The whole thing is well worth reading. See it here.
But here's his wrapping up, after he's pretty much taken the film apart point by point:
"...I know, thanks, before you tell me, that a documentary must have a "POV" or point of view and that it must also impose a narrative line.
But if you leave out absolutely everything that might give your "narrative" a problem and throw in any old rubbish that might support it, and you don't even care that one bit of that rubbish flatly contradicts the next bit, and you give no chance to those who might differ, then you have betrayed your craft.
If you flatter and fawn upon your potential audience, I might add, you are patronizing them and insulting them.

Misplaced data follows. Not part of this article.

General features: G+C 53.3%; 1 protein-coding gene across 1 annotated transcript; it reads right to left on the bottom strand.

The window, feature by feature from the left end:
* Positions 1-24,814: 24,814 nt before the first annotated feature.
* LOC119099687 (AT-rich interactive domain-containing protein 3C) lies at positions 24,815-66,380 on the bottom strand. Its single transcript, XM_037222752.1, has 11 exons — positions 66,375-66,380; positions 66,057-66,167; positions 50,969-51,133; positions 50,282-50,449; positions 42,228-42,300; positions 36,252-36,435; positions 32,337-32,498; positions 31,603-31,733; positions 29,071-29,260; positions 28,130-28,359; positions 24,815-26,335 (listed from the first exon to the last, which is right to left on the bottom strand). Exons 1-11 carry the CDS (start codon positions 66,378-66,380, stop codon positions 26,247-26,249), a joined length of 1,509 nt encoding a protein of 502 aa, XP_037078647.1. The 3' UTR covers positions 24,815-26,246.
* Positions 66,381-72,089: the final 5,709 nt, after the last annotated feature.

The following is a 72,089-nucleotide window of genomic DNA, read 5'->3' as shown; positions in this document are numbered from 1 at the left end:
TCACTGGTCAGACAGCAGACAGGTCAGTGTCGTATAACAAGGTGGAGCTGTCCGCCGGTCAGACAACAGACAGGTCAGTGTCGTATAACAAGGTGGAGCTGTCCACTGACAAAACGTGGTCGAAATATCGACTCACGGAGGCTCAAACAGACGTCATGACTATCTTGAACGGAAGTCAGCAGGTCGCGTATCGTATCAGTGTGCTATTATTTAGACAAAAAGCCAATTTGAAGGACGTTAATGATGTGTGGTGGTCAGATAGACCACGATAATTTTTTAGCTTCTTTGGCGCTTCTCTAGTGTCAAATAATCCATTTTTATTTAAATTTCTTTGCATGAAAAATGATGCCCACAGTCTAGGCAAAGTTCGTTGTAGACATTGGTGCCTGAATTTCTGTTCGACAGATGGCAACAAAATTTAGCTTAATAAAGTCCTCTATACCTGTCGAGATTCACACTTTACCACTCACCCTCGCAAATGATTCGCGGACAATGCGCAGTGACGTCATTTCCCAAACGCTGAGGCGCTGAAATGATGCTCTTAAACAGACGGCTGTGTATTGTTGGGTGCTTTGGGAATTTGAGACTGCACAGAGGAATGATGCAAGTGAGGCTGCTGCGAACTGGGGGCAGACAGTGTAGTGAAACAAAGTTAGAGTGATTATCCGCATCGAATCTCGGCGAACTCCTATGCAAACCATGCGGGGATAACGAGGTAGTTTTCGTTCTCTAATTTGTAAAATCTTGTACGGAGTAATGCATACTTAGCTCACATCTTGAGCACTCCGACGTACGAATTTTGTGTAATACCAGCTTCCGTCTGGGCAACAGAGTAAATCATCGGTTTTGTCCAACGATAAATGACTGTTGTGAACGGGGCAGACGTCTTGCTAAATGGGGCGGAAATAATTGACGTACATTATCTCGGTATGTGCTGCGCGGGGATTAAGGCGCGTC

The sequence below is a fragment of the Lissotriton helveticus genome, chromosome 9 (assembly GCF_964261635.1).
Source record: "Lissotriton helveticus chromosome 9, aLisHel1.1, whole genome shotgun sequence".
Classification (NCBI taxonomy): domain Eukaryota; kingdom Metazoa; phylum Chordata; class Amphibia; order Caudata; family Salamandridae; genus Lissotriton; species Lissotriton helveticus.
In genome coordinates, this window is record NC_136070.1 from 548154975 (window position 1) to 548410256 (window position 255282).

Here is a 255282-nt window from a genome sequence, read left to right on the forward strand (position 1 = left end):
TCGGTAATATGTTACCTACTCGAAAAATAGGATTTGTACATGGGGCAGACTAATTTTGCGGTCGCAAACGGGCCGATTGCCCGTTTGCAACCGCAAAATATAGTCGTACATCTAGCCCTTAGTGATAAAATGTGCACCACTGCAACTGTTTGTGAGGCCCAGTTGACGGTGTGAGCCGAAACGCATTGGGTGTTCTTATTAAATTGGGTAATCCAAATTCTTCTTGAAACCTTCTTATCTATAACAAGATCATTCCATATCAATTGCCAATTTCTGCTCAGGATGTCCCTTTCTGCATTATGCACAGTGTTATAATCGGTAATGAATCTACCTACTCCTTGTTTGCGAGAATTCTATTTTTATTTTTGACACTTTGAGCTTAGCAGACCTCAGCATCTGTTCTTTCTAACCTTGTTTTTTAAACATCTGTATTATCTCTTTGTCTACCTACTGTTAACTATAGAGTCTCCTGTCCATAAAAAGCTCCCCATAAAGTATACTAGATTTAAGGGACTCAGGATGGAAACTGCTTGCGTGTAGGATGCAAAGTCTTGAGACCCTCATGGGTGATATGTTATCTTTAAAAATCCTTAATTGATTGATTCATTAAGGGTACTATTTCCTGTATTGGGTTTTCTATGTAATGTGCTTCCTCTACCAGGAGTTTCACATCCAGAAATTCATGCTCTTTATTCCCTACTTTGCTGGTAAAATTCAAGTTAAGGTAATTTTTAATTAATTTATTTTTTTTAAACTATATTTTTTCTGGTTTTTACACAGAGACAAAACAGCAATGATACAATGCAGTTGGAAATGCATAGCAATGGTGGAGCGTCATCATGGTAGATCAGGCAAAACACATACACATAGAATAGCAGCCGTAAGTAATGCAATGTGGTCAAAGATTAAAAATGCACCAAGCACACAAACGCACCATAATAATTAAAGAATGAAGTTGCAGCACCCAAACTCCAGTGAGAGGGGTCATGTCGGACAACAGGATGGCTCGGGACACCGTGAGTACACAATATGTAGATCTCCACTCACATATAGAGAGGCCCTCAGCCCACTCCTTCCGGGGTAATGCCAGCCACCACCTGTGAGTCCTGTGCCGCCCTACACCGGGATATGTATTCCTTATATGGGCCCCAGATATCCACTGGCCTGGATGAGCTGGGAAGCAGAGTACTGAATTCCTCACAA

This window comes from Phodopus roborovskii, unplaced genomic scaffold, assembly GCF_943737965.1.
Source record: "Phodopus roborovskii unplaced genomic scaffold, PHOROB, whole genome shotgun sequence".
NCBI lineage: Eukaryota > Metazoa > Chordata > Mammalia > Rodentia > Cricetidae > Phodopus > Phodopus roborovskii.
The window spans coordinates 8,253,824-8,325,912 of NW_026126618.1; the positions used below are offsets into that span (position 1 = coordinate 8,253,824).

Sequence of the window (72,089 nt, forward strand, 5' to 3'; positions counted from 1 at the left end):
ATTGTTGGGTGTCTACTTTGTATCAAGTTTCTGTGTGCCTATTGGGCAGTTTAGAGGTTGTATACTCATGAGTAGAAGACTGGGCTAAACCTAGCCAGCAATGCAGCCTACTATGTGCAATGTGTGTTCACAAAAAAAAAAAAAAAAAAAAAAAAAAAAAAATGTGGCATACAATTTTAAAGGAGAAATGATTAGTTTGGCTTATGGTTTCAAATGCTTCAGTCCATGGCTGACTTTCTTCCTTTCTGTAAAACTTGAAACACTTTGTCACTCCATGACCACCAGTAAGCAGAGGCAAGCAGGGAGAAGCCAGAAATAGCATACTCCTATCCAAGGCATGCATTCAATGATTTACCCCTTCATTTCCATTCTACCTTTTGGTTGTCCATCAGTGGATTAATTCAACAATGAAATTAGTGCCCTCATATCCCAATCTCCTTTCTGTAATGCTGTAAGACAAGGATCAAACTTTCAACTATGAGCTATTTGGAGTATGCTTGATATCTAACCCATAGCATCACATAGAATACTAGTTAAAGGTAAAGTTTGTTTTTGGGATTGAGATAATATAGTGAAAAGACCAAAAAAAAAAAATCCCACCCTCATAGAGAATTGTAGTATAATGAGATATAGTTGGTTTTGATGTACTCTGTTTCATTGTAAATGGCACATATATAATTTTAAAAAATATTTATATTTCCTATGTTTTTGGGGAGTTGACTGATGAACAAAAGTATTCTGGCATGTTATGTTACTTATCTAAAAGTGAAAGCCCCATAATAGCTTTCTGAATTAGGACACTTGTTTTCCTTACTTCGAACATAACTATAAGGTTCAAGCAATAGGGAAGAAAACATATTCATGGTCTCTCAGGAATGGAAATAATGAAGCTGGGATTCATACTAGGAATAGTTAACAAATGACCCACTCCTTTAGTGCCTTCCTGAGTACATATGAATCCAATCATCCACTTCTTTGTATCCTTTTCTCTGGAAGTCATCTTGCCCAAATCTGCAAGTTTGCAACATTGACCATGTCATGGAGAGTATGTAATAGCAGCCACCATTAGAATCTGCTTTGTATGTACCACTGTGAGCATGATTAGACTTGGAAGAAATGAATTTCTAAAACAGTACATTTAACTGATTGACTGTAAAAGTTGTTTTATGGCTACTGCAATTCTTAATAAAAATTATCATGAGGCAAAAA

By the same token, if I write an article and I quote somebody and for space reasons put in an ellipsis like this (…), I swear on my children that I am not leaving out anything that, if quoted in full, would alter the original meaning or its significance. Those who violate this pact with readers or viewers are to be despised.
At no point does Michael Moore make the smallest effort to be objective. At no moment does he pass up the chance of a cheap sneer or a jeer. He pitilessly focuses his camera, for minutes after he should have turned it off, on a distraught and bereaved mother whose grief we have already shared. (But then, this is the guy who thought it so clever and amusing to catch Charlton Heston, in Bowling for Columbine, at the onset of his senile dementia.) Such courage."
Read the rest.